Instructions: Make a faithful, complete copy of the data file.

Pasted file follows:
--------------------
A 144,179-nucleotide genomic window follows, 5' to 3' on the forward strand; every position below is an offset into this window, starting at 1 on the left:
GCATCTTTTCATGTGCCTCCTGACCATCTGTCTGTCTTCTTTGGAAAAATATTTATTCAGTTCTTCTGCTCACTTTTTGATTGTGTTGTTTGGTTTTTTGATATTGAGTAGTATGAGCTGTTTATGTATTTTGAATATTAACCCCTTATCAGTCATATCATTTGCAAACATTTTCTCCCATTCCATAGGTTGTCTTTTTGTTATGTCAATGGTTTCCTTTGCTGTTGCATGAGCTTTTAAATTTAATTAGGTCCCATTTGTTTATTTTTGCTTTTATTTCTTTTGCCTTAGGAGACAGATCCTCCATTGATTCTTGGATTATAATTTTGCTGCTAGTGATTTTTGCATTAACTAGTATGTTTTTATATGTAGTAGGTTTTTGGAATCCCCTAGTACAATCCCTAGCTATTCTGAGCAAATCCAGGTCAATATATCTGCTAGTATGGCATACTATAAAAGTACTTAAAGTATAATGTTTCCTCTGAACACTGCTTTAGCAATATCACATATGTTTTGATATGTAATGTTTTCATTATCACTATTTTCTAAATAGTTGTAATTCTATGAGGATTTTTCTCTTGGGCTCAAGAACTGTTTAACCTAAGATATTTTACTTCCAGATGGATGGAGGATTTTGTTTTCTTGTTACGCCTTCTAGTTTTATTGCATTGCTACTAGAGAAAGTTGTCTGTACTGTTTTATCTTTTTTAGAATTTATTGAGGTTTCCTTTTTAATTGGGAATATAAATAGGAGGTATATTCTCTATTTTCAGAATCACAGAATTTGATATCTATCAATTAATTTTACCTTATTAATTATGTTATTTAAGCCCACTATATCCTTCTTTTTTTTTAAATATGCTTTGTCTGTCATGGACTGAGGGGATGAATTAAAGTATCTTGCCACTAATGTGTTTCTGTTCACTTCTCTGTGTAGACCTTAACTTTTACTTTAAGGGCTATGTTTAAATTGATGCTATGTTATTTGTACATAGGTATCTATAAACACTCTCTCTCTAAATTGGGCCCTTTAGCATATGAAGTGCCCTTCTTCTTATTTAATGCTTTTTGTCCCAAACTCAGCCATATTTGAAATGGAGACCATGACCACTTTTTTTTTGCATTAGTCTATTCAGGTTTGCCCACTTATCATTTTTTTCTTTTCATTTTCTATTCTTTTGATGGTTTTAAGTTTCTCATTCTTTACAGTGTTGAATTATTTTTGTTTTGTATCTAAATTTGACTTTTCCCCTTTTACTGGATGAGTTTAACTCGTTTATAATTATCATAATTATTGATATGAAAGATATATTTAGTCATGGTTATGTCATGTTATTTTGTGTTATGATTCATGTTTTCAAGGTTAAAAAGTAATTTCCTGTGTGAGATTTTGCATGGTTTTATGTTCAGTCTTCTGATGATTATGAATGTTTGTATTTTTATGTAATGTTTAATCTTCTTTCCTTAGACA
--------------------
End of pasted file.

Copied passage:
A 144,179-nucleotide genomic window follows, 5' to 3' on the forward strand; every position below is an offset into this window, starting at 1 on the left:
GCATCTTTTCATGTGCCTCCTGACCATCTGTCTGTCTTCTTTGGAAAAATATTTATTCAGTTCTTCTGCTCACTTTTTGATTGTGTTGTTTGGTTTTTTGATATTGAGTAGTATGAGCTGTTTATGTATTTTGAATATTAACCCCTTATCAGTCATATCATTTGCAAACATTTTCTCCCATTCCATAGGTTGTCTTTTTGTTATGTCAATGGTTTCCTTTGCTGTTGCATGAGCTTTTAAATTTAATTAGGTCCCATTTGTTTATTTTTGCTTTTATTTCTTTTGCCTTAGGAGACAGATCCTCCATTGATTCTTGGATTATAATTTTGCTGCTAGTGATTTTTGCATTAACTAGTATGTTTTTATATGTAGTAGGTTTTTGGAATCCCCTAGTACAATCCCTAGCTATTCTGAGCAAATCCAGGTCAATATATCTGCTAGTATGGCATACTATAAAAGTACTTAAAGTATAATGTTTCCTCTGAACACTGCTTTAGCAATATCACATATGTTTTGATATGTAATGTTTTCATTATCACTATTTTCTAAATAGTTGTAATTCTATGAGGATTTTTCTCTTGGGCTCAAGAACTGTTTAACCTAAGATATTTTACTTCCAGATGGATGGAGGATTTTGTTTTCTTGTTACGCCTTCTAGTTTTATTGCATTGCTACTAGAGAAAGTTGTCTGTACTGTTTTATCTTTTTTAGAATTTATTGAGGTTTCCTTTTTAATTGGGAATATAAATAGGAGGTATATTCTCTATTTTCAGAATCACAGAATTTGATATCTATCAATTAATTTTACCTTATTAATTATGTTATTTAAGCCCACTATATCCTTCTTTTTTTTTAAATATGCTTTGTCTGTCATGGACTGAGGGGATGAATTAAAGTATCTTGCCACTAATGTGTTTCTGTTCACTTCTCTGTGTAGACCTTAACTTTTACTTTAAGGGCTATGTTTAAATTGATGCTATGTTATTTGTACATAGGTATCTATAAACACTCTCTCTCTAAATTGGGCCCTTTAGCATATGAAGTGCCCTTCTTCTTATTTAATGCTTTTTGTCCCAAACTCAGCCATATTTGAAATGGAGACCATGACCACTTTTTTTTTGCATTAGTCTATTCAGGTTTGCCCACTTATCATTTTTTTCTTTTCATTTTCTATTCTTTTGATGGTTTTAAGTTTCTCATTCTTTACAGTGTTGAATTATTTTTGTTTTGTATCTAAATTTGACTTTTCCCCTTTTACTGGATGAGTTTAACTCGTTTATAATTATCATAATTATTGATATGAAAGATATATTTAGTCATGGTTATGTCATGTTATTTTGTGTTATGATTCATGTTTTCAAGGTTAAAAAGTAATTTCCTGTGTGAGATTTTGCATGGTTTTATGTTCAGTCTTCTGATGATTATGAATGTTTGTATTTTTATGTAATGTTTAATCTTCTTTCCTTAGACA